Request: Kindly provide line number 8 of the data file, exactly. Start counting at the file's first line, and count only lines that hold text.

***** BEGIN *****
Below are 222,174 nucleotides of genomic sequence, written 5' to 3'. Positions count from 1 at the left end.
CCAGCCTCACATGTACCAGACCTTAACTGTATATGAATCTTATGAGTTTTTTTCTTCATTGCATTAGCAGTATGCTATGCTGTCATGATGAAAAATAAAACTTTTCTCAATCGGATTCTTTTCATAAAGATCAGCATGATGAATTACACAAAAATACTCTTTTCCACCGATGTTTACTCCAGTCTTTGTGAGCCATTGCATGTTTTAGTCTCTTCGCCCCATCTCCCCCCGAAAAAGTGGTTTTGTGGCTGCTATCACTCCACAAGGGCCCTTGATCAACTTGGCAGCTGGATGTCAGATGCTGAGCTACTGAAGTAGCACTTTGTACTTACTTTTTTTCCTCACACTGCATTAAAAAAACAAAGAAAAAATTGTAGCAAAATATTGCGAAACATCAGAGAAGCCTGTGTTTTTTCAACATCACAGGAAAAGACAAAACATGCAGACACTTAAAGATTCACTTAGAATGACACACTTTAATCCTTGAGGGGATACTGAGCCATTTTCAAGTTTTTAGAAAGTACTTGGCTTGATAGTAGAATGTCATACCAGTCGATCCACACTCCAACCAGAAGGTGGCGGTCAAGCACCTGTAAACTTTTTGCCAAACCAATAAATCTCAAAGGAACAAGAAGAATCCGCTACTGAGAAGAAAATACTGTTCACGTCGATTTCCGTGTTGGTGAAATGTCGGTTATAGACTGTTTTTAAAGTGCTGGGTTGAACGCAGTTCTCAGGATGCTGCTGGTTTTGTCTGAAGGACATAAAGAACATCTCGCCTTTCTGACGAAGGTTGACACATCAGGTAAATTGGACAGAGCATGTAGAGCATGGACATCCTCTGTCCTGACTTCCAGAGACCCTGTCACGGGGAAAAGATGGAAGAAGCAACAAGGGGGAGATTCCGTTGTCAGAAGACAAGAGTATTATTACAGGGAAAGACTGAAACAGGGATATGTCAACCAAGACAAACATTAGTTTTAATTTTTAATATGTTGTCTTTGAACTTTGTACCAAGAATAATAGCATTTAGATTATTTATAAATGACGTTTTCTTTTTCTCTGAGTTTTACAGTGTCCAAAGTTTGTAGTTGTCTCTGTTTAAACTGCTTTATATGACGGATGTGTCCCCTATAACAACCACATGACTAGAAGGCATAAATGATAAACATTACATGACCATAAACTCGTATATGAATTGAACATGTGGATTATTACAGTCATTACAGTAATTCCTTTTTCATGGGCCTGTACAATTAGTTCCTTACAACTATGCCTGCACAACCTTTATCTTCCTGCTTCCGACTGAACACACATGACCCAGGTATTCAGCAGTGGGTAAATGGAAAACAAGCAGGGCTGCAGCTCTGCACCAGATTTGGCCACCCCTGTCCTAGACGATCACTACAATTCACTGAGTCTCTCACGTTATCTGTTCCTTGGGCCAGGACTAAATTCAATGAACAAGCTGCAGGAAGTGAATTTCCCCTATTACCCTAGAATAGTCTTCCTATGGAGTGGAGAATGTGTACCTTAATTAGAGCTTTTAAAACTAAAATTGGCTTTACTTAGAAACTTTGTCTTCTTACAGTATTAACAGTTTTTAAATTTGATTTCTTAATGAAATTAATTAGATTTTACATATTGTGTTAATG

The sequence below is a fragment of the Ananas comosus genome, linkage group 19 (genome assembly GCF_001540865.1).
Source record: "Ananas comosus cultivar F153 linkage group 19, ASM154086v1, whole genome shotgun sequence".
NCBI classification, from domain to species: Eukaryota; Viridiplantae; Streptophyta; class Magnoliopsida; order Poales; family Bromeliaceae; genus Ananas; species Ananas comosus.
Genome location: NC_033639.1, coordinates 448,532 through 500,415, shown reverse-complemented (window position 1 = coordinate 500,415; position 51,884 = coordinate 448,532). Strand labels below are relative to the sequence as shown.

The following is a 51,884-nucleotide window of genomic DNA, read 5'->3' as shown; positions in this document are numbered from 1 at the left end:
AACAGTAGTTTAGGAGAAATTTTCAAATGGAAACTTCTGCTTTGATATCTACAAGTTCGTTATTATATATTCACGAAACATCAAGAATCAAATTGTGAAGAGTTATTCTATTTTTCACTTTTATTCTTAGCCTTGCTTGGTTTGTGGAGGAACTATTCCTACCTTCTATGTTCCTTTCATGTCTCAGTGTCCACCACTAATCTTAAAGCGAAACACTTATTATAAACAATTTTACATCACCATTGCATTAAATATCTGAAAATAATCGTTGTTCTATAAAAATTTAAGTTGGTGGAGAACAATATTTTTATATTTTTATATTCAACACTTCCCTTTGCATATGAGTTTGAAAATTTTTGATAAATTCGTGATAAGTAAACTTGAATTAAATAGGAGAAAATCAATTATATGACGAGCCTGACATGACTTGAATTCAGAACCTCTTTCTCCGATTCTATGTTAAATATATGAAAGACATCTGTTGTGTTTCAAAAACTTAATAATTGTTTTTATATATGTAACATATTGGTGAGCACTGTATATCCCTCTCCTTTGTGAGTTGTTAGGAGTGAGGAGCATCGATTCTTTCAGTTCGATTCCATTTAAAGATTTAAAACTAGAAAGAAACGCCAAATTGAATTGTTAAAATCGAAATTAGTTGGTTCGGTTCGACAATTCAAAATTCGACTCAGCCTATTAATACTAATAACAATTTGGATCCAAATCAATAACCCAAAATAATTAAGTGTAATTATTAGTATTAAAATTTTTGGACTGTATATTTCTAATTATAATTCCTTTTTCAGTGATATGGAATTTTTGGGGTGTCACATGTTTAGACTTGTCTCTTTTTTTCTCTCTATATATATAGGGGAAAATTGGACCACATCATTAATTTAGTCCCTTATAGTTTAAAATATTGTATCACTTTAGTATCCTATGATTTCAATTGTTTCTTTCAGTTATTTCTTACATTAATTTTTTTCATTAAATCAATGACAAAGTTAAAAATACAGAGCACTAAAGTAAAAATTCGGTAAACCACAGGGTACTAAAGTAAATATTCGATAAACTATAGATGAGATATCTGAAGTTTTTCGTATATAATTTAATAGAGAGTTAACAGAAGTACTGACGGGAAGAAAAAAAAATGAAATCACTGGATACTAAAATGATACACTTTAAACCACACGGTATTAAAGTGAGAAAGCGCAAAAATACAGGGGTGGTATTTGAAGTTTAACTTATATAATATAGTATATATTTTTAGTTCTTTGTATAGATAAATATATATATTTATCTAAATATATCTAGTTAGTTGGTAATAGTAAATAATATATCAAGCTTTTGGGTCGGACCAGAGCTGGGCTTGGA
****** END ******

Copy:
AACAGTAGTTTAGGAGAAATTTTCAAATGGAAACTTCTGCTTTGATATCTACAAGTTCGTTATTATATATTCACGAAACATCAAGAATCAAATTGTGAAGAGTTATTCTATTTTTCACTTTTATTCTTAGCCTTGCTTGGTTTGTGGAGGAACTATTCCTACCTTCTATGTTCCTTTCATGTCTCAGTGTCCACCACTAATCTTAAAGCGAAACACTTATTATAAACAATTTTACATCACCATTGCATTAAATATCTGAAAATAATCGTTGTTCTATAAAAATTTAAGTTGGTGGAGAACAATATTTTTATATTTTTATATTCAACACTTCCCTTTGCATATGAGTTTGAAAATTTTTGATAAATTCGTGATAAGTAAACTTGAATTAAATAGGAGAAAATCAATTATATGACGAGCCTGACATGACTTGAATTCAGAACCTCTTTCTCCGATTCTATGTTAAATATATGAAAGACATCTGTTGTGTTTCAAAAACTTAATAATTGTTTTTATATATGTAACATATTGGTGAGCACTGTATATCCCTCTCCTTTGTGAGTTGTTAGGAGTGAGGAGCATCGATTCTTTCAGTTCGATTCCATTTAAAGATTTAAAACTAGAAAGAAACGCCAAATTGAATTGTTAAAATCGAAATTAGTTGGTTCGGTTCGACAATTCAAAATTCGACTCAGCCTATTAATACTAATAACAATTTGGATCCAAATCAATAACCCAAAATAATTAAGTGTAATTATTAGTATTAAAATTTTTGGACTGTATATTTCTAATTATAATTCCTTTTTCAGTGATATGGAATTTTTGGGGTGTCACATGTTTAGACTTGTCTCTTTTTTTCTCTCTATATATATAGGGGAAAATTGGACCACATCATTAATTTAGTCCCTTATAGTTTAAAATATTGTATCACTTTAGTATCCTATGATTTCAATTGTTTCTTTCAGTTATTTCTTACATTAATTTTTTTCATTAAATCAATGACAAAGTTAAAAATACAGAGCACTAAAGTAAAAATTCGGTAAACCACAGGGTACTAAAGTAAATATTCGATAAACTATAGATGAGATATCTGAAGTTTTTCGTATATAATTTAATAGAGAGTTAACAGAAGTACTGACGGGAAGAAAAAAAAATGAAATCACTGGATACTAAAATGATACACTTTAAACCACACGGTATTAAAGTGAGAAAGCGCAAAAATACAGGGGTGGTATTTGAAGTTTAACTTATATAATATAGTATATATTTTTAGTTCTTTGTATAGATAAATATATATATTTATCTAAATATATCTAGTTAGTTGGTAATAGTAAATAATATATCAAGCTTTTGGGTCGGACCAGAGCTGGGCTTGGA